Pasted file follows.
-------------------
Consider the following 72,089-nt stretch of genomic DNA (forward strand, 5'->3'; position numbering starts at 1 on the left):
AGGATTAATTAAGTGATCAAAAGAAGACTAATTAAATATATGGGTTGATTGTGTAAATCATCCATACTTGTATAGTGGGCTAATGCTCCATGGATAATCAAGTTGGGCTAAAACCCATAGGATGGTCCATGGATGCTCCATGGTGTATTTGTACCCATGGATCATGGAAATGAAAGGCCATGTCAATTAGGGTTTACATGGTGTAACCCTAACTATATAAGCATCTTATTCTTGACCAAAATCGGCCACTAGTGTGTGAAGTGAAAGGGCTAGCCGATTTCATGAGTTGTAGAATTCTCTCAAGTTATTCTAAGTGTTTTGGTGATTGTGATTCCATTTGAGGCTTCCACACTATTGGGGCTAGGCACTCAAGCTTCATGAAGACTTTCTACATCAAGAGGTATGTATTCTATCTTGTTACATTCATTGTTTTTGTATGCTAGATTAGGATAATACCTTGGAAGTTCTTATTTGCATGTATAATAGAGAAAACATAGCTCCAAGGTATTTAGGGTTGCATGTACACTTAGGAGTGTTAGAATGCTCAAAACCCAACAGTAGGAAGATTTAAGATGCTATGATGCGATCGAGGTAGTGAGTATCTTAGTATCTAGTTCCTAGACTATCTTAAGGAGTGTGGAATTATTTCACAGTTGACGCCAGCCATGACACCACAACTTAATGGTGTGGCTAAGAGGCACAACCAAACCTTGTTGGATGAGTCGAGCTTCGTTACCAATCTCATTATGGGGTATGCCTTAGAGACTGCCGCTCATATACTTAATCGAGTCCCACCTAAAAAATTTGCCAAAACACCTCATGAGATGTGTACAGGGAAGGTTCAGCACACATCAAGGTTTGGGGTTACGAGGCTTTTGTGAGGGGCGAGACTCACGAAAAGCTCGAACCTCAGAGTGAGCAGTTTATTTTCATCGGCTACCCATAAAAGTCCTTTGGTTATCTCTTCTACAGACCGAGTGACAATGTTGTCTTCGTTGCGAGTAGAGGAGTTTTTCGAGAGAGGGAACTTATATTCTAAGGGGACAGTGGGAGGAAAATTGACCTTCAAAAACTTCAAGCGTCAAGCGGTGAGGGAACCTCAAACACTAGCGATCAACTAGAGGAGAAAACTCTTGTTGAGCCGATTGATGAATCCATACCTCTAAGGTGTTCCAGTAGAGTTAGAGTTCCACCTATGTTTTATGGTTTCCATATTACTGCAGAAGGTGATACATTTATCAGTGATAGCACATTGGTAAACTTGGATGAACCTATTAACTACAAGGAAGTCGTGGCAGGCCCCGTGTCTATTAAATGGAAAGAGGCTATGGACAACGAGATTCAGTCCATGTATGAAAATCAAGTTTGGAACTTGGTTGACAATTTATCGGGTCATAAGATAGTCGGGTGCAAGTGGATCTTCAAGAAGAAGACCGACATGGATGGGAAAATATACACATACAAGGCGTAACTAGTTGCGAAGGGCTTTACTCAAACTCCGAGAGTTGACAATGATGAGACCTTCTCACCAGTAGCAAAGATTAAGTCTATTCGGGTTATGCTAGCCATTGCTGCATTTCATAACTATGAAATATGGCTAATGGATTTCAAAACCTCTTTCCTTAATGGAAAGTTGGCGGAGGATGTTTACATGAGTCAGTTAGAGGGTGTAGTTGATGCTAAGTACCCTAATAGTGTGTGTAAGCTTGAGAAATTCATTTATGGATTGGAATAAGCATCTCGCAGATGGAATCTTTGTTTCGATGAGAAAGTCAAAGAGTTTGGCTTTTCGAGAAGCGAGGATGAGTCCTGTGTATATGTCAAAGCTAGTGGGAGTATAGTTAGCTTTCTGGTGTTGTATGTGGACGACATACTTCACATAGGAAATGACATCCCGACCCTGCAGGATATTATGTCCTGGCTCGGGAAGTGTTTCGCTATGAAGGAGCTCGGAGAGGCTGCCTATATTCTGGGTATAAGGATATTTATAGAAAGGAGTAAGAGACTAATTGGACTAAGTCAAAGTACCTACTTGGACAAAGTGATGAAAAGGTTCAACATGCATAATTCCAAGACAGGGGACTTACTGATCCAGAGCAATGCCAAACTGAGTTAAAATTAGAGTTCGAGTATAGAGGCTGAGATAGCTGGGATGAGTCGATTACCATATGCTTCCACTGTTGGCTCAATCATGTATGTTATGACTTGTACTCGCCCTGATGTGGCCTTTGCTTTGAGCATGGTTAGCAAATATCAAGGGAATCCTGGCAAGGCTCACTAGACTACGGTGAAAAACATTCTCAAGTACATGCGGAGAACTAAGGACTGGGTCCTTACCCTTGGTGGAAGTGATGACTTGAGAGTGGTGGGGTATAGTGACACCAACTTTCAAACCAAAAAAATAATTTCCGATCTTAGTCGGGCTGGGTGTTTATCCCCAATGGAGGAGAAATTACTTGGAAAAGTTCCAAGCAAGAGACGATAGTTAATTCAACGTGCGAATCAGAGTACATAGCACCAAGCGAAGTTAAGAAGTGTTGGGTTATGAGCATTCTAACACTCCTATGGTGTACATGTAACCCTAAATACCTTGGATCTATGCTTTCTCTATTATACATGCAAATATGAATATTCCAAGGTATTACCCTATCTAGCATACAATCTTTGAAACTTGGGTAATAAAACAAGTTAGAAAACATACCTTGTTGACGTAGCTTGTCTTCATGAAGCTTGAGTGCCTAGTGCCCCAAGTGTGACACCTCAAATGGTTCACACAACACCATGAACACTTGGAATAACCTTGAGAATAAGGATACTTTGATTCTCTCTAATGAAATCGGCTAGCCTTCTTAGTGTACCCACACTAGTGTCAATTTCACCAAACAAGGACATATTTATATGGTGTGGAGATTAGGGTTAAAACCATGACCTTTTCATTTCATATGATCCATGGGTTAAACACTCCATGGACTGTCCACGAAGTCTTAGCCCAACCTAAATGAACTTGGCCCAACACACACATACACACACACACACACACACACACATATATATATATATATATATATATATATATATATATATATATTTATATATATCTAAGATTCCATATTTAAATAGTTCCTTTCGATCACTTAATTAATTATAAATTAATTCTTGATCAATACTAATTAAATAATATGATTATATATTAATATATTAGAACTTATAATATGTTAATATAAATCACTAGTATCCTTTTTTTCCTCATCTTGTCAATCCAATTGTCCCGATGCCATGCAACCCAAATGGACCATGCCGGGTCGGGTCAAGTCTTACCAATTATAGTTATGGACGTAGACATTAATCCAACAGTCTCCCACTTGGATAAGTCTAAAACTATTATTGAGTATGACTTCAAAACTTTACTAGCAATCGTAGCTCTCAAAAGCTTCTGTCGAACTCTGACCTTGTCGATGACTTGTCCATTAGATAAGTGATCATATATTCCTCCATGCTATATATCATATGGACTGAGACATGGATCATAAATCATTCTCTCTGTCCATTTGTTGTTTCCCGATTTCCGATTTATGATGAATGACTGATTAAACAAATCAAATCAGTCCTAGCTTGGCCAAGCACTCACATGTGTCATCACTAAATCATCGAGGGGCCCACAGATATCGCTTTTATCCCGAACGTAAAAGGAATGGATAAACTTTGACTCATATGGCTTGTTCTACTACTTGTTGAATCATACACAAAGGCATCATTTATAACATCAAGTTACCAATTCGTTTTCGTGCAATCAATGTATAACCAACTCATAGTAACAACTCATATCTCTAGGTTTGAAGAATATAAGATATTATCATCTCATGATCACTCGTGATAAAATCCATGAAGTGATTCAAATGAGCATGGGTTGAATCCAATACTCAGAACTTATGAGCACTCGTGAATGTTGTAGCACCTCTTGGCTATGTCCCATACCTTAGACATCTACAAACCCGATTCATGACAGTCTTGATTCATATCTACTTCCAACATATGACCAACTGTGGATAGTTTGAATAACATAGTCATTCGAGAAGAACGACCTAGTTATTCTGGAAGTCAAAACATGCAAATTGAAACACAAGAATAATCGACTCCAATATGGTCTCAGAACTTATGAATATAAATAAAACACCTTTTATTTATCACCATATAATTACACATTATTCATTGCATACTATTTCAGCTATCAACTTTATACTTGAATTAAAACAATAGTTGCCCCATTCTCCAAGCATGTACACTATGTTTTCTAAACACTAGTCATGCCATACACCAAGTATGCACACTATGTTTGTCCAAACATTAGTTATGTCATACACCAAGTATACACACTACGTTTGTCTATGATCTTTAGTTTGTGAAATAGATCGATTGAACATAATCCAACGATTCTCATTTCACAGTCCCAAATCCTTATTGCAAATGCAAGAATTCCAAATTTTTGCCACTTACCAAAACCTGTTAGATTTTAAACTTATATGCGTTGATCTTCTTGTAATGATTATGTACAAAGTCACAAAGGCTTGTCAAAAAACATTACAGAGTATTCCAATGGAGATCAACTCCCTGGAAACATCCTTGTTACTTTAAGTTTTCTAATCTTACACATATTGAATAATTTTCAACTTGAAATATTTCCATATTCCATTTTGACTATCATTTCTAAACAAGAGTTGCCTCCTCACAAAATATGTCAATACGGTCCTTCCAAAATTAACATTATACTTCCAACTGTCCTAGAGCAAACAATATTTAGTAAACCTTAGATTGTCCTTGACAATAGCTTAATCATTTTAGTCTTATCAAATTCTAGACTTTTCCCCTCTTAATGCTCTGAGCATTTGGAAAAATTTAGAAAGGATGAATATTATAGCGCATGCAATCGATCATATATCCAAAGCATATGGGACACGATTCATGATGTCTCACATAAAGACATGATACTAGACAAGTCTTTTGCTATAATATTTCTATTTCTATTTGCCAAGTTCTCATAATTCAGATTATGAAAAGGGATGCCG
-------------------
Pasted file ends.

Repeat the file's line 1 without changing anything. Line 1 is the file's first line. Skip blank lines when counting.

Consider the following 72,089-nt stretch of genomic DNA (forward strand, 5'->3'; position numbering starts at 1 on the left):